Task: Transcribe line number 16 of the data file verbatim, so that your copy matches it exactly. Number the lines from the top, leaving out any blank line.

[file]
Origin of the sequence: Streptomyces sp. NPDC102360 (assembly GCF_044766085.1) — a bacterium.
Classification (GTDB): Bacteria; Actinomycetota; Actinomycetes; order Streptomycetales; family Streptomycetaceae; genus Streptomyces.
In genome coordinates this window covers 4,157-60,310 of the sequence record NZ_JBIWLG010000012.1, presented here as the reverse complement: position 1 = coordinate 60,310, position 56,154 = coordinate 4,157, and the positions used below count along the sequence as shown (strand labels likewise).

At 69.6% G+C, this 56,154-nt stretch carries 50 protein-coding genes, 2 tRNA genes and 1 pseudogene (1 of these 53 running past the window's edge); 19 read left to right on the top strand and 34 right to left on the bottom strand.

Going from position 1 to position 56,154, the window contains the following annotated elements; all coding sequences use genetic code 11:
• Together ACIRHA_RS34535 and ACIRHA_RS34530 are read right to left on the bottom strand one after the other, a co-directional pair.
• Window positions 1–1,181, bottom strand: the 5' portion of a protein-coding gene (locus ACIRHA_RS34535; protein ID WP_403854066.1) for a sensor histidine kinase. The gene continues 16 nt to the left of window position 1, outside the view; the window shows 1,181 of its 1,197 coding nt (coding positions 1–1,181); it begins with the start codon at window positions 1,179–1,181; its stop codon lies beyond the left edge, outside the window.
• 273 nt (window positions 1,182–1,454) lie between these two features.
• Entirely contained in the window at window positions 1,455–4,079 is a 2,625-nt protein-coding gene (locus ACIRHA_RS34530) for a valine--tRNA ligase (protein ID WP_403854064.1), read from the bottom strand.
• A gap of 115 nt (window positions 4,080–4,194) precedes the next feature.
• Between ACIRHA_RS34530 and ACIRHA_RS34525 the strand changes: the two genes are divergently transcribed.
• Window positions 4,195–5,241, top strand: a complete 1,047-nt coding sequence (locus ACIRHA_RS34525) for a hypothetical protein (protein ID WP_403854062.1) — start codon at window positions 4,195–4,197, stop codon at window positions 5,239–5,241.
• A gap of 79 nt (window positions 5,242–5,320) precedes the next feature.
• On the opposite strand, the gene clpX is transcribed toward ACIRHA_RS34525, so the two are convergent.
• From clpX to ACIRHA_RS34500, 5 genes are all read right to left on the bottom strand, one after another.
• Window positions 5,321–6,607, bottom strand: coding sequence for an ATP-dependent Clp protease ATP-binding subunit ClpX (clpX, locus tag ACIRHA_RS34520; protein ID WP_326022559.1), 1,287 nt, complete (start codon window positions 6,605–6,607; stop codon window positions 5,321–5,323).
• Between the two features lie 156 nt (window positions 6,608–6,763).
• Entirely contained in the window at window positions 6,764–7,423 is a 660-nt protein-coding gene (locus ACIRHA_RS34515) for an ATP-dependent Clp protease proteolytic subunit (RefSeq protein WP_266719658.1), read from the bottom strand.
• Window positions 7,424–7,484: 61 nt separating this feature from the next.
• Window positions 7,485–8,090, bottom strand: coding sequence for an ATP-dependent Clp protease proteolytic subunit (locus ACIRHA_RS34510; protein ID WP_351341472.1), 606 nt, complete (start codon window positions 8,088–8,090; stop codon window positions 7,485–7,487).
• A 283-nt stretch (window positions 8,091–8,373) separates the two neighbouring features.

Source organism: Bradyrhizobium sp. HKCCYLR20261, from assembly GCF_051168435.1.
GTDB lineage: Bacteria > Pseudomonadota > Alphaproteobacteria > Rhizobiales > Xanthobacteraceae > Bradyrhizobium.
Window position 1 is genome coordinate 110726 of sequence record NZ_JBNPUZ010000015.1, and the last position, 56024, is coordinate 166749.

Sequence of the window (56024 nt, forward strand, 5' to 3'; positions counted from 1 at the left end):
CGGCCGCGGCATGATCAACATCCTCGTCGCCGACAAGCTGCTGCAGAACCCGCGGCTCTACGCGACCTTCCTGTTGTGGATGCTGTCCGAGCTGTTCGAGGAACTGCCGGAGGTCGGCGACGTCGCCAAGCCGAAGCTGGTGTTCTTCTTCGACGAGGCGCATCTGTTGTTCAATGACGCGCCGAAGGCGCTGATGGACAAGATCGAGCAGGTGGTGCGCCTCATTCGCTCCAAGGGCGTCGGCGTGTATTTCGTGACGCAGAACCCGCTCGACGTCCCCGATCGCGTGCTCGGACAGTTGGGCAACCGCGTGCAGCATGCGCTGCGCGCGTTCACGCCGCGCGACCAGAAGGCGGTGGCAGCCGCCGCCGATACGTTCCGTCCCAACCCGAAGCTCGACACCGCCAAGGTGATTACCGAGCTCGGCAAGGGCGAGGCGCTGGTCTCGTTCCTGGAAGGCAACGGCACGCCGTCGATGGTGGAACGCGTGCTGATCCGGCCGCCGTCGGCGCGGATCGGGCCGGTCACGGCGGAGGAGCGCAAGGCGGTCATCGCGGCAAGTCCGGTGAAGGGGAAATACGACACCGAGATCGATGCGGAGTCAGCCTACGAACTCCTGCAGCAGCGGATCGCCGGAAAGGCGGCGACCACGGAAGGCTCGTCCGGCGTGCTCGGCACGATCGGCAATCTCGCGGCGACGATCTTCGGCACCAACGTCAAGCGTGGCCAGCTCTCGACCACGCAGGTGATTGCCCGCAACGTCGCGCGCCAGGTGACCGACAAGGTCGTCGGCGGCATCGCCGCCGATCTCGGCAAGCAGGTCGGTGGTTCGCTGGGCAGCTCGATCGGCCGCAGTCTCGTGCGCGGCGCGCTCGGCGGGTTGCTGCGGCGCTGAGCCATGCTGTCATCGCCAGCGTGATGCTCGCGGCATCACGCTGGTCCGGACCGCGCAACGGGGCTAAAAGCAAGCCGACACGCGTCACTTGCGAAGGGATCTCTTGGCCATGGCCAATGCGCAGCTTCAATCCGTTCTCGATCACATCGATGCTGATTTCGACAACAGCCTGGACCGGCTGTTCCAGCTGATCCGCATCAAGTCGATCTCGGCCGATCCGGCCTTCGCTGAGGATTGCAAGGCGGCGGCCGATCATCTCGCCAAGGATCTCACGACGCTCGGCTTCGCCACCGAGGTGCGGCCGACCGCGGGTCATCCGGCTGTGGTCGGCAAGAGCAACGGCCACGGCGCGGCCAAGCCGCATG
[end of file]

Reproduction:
• Window positions 5,321–6,607, bottom strand: coding sequence for an ATP-dependent Clp protease ATP-binding subunit ClpX (clpX, locus tag ACIRHA_RS34520; protein ID WP_326022559.1), 1,287 nt, complete (start codon window positions 6,605–6,607; stop codon window positions 5,321–5,323).